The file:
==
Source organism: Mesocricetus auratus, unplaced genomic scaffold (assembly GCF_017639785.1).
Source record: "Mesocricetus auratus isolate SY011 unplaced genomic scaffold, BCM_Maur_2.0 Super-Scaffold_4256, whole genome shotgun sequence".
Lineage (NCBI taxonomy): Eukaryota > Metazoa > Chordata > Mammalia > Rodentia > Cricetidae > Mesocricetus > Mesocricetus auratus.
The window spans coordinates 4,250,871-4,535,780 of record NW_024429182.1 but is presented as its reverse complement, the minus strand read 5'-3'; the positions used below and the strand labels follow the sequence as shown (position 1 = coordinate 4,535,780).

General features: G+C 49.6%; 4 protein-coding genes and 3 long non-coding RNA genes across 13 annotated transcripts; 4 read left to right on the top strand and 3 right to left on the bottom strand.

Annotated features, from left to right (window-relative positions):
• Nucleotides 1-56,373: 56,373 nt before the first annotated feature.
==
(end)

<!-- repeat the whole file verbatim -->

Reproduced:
Source organism: Mesocricetus auratus, unplaced genomic scaffold (assembly GCF_017639785.1).
Source record: "Mesocricetus auratus isolate SY011 unplaced genomic scaffold, BCM_Maur_2.0 Super-Scaffold_4256, whole genome shotgun sequence".
Lineage (NCBI taxonomy): Eukaryota > Metazoa > Chordata > Mammalia > Rodentia > Cricetidae > Mesocricetus > Mesocricetus auratus.
The window spans coordinates 4,250,871-4,535,780 of record NW_024429182.1 but is presented as its reverse complement, the minus strand read 5'-3'; the positions used below and the strand labels follow the sequence as shown (position 1 = coordinate 4,535,780).

General features: G+C 49.6%; 4 protein-coding genes and 3 long non-coding RNA genes across 13 annotated transcripts; 4 read left to right on the top strand and 3 right to left on the bottom strand.

Annotated features, from left to right (window-relative positions):
• Nucleotides 1-56,373: 56,373 nt before the first annotated feature.